Leaving Utila, we crashed in San Pedro Sula, a large city in Honduras that leaves much to be desired. The following day we took a boat to Belize City, before heading up to Chetumal, the first stop at the Mexico/Belize border. Luckily, we had no more border mishaps, and after an overnight stop, made our way to tourist hotspot, Cancun.

I wasn't expecting much from Cancun, and was well aware before we got thee that it was purely a man-made resort, catered towards the package-deal tourists. Having said that, I thought it would be quite nice to be in touristy comfort, and that we could just chil out for a few days without any problems.

I hated it. Not being able to afford to stay in one of the many hotels, we stayed in a hostel downtown which was only really good for its proximity to the bus station, so we had to get buses to and from the densely-populated 'hotel zone'. The hotel zone is just one huge road packed full of...hotels, with the odd American chain restaurant and overpriced bar thrown in. It completely lacked any kind of character, culture or interest, and just reinforced to me what I already know: that I hate places like this. There are places excatly like Cancun (i.e. identity-lacking resorts) all over the world, so why so many people from the UK bother flying all the way to Mexico, I don't know. Each to their own I suppose.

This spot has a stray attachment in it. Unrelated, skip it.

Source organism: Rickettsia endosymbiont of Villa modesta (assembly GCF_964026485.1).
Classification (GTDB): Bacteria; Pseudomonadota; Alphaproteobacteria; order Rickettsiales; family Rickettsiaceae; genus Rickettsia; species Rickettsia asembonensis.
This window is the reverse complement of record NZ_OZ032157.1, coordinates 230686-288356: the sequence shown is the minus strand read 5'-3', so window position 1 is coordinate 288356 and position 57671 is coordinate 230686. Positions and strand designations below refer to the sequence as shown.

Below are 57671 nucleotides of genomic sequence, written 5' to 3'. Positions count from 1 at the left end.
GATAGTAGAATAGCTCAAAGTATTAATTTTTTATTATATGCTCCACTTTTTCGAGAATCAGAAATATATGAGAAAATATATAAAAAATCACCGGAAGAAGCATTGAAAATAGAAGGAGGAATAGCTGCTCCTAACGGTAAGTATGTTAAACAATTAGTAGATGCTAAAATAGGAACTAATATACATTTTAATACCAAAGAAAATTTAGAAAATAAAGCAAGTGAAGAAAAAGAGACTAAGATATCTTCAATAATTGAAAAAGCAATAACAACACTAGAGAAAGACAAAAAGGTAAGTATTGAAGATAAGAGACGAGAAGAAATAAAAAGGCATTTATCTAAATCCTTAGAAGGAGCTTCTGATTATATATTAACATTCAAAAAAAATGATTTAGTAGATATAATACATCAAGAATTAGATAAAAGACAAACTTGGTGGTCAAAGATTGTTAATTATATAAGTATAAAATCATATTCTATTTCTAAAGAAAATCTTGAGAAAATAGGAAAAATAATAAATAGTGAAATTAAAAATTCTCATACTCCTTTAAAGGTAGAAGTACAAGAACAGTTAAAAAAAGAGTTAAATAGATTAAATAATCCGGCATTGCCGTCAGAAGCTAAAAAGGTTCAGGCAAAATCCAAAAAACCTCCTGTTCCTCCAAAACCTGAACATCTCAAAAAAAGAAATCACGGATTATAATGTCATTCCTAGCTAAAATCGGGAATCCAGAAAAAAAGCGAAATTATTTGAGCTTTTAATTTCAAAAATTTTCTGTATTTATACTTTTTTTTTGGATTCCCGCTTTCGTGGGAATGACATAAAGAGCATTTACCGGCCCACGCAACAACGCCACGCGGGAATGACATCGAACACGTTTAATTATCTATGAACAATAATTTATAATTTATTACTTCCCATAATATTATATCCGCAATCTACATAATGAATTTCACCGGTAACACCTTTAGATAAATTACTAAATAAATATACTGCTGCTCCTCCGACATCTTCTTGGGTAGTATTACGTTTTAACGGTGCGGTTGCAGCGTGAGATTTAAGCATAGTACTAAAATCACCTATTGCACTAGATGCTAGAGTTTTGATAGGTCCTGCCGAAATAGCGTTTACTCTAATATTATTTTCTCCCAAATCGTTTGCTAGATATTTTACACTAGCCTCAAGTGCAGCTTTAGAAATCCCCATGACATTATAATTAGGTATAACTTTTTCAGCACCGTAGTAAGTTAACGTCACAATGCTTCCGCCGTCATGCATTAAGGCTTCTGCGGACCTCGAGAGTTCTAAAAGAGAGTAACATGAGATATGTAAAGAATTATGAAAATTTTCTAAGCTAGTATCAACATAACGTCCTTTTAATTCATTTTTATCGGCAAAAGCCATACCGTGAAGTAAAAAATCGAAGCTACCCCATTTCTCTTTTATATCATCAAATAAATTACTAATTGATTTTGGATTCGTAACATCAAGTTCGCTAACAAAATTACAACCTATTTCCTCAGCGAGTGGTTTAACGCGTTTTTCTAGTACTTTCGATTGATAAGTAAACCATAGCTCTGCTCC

We had a nice few days on the beach, and to be fair, the turqoise sea is amazing, but by day 3 we were bored and itching to leave my idea of tourist hell.

We flew to Mexico City - the capital that is in stark contrast to Cancun. It is 2400m above sea level, so relatively colder, but having endured Cusco and the Inca Trail, we mastered the altitude. The city is huge and brimming with history and culture, so we really only saw a snapshot of it in the couple of days that we were there.

Mexico City is made up of intricate old buildings, cobbled streets and squares that wouldn't have looked out of place in Europe - although most of the buildings seemed to have a lean to them (including our hostel which was slightly disconcerting). What I found though, as with Granada, was that there was a lot of poverty, and I couldn't help thinking that the city could be amazing if it was just cleaned up a bit.

We spent our days wandering around the 'centro historico' and 'plaza colonial', dipping in and out of churches and museums. However, the one exhibition that I was most looking forward to see - 'Andy Warhol: the Bazaar years' was closed the two days we were there. Figures. Not exactly Mexican, I'll admit, but I needed my fashion fix.

Mexico City. Top and skirt: both Topshop